A billboard featuring former San Francisco 49ers quaterback Colin Kaepernick is displayed on the roof of the Nike Store on September 5, 2018 in San Francisco, California. (Justin Sullivan/Getty Images)

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Nike Nearly Cut Colin Kaepernick Loose Before Major Campaign

In 2017, a debate raged on whether or not to keep the controversial unemployed quarterback.

Last month, Colin Kaepernick was revealed as the face of Nike’s new advertising campaign. The video accompanying the campaign has more than 80 million views on Twitter, Instagram and YouTube. Since the “Just Do It” Kaepernick ads first ran, Nike’s stock has risen 6.25 percent, an increase in value for the company of $6.38 billion.

Kaepernick himself has been sent to a new realm of celebrity. He has signed deals to write a book and to develop a comedy series.

But all of this almost didn’t happen. According to The New York Times, during the summer of 2017, a debate raged in Nike’s headquarters about whether or not to keep the controversial, unemployed quarterback. Two individuals with knowledge of the discussions said that the company very nearly cut Kaepernick loose, because embracing him would risk angering the NFL, a Nike partner since 2012.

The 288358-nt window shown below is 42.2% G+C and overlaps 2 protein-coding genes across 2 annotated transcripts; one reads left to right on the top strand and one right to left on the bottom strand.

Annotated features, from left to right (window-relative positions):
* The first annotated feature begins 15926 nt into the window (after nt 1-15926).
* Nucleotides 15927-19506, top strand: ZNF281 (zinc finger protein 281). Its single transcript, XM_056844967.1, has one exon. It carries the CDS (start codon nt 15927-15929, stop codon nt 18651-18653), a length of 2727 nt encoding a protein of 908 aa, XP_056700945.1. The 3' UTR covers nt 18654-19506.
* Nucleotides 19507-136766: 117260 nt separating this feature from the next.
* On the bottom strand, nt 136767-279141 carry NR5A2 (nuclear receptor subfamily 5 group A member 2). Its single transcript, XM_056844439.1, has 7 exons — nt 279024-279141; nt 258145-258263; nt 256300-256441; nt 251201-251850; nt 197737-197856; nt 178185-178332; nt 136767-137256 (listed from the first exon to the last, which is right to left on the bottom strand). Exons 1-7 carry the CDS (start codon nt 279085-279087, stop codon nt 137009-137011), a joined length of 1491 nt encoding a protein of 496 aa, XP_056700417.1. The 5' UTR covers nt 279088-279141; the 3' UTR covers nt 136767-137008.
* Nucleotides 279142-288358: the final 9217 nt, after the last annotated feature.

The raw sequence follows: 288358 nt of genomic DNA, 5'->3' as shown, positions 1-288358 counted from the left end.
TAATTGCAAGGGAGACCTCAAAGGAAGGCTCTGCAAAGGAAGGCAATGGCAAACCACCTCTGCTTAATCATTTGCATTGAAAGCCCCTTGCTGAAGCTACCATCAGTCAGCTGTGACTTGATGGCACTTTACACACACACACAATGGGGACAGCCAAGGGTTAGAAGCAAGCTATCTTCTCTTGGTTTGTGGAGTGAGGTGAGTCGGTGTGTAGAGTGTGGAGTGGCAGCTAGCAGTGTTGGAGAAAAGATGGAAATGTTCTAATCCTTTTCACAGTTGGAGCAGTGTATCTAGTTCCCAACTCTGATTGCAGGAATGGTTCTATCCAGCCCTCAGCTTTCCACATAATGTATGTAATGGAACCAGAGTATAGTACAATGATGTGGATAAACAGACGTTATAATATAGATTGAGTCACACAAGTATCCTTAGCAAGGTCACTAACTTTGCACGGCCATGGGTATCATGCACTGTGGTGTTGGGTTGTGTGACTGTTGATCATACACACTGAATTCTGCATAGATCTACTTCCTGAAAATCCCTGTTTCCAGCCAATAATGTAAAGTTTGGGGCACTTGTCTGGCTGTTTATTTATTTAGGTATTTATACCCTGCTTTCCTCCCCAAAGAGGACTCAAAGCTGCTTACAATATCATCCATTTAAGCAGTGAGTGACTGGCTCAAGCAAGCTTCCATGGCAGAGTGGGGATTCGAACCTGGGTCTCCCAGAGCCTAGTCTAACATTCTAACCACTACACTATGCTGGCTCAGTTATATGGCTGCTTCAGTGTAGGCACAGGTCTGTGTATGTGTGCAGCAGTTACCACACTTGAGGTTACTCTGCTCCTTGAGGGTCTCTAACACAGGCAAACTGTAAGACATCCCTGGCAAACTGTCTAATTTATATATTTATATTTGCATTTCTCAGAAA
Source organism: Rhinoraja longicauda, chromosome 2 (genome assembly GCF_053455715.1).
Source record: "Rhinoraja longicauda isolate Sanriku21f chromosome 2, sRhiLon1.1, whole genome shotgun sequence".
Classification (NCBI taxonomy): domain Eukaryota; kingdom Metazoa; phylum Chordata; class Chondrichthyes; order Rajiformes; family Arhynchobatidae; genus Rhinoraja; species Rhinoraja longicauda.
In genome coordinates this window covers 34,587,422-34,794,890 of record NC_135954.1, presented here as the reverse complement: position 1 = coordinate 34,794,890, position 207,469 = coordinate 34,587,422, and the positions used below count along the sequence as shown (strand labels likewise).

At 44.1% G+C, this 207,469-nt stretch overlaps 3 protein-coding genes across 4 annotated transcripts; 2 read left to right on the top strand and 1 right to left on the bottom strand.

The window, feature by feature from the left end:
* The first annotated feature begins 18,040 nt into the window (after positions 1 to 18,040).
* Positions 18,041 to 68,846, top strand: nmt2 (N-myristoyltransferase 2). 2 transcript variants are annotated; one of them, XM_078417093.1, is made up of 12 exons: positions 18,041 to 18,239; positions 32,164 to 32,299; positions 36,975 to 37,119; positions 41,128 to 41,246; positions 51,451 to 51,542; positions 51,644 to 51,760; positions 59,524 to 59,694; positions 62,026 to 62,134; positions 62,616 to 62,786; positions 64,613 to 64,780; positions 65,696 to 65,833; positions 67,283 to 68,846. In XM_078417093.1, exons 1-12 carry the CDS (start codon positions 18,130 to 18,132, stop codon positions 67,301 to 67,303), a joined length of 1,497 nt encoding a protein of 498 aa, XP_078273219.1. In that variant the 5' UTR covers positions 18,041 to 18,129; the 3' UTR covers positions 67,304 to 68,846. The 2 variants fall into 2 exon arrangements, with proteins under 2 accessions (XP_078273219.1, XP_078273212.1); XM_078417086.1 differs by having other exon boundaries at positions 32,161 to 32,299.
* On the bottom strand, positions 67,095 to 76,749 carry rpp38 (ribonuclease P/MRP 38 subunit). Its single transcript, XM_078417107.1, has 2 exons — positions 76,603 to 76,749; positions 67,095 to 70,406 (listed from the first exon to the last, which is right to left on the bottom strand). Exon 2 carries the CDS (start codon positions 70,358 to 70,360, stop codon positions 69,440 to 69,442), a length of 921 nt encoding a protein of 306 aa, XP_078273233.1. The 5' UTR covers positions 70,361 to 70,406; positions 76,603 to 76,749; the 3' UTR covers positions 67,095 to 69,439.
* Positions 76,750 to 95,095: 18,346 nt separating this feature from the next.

The company ultimately decided it was worth the risk, mainly because of the credibility the company would gain with the young, urban market that it has been targeting for a long time.

Kaepernick began kneeling during the national anthem before NFL games to protest racism, social inequality and police brutality in 2016. The protests ignited a debate across the country. The quarterback left the 49ers after the 2016 season and became a free agent, but no team signed him. He was largely ignored by Nike for a year, according to The Times. But the company concluded that getting behind Kaepernick’s crusade made good business sense.

Read the full story at The New York Times